IS IT AMAZING TO YOU HOW FAR WE HAVE ADVANCED MEDICALLY?
“I think about that. I’m so thankful that there is knowledge and there is rehabilitation that is specific to what I have going on. There is just not this umbrella of treatment that they sort of give to everybody. They have specific ways to help and heal specific types of concussions and certain symptoms. That is why I think I enjoy talking to my doctor so often and going to see him so often is because you have so many questions. Every day you get a new concern or a new question and you really can’t wait to get in the room and be able to talk to him about it. For them to have the knowledge they have today versus where we were 10 or 20 years ago is something I am very thankful for and I feel very fortunate when I got to see my doctor he will put me in front of four or five different specialists that handle a lot of different things as far as my rehabilitation and medication and so forth. There is so much to grab on to. There is so much to learn and so much positive things to take back from the evaluations when you are able to get in front of all those people and hear all the specific things that are happening to you and what you need to do and why it’s happening and how you can help it. We didn’t know all that stuff before and there is still a lot to be learned. I like to see my doctor and I like to get in there and learn as much as I can and try to understand the progress we are making and what to expect. There is still a lot to be learned though. There have been so many advances and I feel so fortunate to have the treatment and the access to the treatment that I have.”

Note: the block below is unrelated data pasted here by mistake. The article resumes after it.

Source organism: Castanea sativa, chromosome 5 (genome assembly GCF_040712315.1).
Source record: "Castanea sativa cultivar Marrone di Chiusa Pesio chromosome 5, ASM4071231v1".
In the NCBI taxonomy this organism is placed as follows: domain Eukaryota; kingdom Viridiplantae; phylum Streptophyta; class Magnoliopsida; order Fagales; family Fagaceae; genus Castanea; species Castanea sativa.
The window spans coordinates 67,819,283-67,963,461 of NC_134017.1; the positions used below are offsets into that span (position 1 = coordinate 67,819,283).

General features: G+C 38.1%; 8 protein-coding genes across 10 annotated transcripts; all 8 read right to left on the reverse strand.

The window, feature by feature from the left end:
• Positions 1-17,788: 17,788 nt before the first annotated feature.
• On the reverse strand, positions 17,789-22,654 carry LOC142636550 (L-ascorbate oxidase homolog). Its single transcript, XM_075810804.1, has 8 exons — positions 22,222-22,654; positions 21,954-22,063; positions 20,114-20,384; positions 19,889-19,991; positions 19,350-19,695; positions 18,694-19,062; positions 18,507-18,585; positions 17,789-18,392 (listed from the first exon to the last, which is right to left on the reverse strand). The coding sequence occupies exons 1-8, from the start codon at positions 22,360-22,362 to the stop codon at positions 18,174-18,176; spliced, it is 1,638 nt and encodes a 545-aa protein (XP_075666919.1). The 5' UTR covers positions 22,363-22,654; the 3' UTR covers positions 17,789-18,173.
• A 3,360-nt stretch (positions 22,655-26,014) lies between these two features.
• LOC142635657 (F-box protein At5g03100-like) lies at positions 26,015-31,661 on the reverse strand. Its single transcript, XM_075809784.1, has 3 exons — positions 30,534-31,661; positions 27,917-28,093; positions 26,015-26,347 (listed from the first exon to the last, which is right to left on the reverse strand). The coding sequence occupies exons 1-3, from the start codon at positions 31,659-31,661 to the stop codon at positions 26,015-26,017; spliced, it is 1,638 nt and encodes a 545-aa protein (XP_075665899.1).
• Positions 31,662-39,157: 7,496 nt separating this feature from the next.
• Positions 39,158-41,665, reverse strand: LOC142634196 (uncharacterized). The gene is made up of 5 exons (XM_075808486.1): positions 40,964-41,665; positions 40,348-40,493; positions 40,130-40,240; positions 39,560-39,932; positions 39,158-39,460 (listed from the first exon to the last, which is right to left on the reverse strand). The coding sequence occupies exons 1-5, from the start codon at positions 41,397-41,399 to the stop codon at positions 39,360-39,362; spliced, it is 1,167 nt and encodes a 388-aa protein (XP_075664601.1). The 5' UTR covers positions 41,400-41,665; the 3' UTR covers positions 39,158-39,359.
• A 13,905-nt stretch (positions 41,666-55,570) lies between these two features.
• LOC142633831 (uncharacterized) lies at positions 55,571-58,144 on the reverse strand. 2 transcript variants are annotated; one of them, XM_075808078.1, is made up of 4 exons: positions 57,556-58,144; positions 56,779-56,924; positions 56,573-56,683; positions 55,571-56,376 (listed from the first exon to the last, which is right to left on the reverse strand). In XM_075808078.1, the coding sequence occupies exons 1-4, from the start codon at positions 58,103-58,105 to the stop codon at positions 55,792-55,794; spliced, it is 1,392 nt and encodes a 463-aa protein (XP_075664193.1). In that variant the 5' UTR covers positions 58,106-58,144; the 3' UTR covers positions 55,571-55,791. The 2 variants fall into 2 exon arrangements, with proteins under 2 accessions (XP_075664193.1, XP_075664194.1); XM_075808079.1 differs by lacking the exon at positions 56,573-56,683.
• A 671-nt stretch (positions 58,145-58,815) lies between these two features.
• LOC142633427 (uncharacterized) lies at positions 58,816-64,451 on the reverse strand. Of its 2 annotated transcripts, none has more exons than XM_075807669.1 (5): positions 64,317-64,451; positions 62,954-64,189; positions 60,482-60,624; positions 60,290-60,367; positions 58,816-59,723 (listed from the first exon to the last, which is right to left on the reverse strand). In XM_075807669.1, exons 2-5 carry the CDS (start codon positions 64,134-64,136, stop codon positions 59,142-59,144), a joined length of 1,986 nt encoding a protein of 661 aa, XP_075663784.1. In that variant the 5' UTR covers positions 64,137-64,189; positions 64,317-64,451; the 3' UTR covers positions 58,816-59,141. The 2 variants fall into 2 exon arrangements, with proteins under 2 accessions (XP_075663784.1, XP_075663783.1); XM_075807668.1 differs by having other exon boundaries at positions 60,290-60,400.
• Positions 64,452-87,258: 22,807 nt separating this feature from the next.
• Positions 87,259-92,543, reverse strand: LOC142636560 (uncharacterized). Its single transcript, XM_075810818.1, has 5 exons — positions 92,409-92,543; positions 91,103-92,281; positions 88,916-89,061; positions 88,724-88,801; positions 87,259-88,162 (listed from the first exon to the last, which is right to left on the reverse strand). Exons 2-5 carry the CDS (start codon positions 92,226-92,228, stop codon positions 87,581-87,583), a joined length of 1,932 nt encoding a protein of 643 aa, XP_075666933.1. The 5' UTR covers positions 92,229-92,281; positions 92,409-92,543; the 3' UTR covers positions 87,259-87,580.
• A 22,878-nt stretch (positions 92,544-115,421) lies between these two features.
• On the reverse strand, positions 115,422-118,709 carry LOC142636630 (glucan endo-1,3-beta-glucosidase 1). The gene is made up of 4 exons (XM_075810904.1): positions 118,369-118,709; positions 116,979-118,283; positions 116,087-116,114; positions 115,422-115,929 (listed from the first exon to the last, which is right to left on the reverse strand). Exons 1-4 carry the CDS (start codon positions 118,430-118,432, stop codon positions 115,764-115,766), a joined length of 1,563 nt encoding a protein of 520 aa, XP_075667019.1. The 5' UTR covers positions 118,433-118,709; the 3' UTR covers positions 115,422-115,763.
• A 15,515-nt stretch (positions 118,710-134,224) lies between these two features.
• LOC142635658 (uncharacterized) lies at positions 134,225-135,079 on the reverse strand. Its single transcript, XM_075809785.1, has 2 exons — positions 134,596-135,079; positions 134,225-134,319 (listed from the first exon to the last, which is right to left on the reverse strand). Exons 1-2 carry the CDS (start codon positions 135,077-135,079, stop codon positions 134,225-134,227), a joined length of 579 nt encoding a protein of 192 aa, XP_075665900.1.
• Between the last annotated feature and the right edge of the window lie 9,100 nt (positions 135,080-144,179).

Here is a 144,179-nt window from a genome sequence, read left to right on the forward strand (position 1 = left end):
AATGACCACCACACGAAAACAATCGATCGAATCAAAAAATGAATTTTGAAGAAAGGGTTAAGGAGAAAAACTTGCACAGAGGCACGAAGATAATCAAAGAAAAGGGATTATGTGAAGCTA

IN TALKING TO YOUR DOCTORS HAS IT ALWAYS BEEN WHEN YOU ARE HEALTHY AND SAFE TO GET BACK IN? OR HAVE THEY AT ANY POINT INTRODUCED AN ELEMENT OF IF?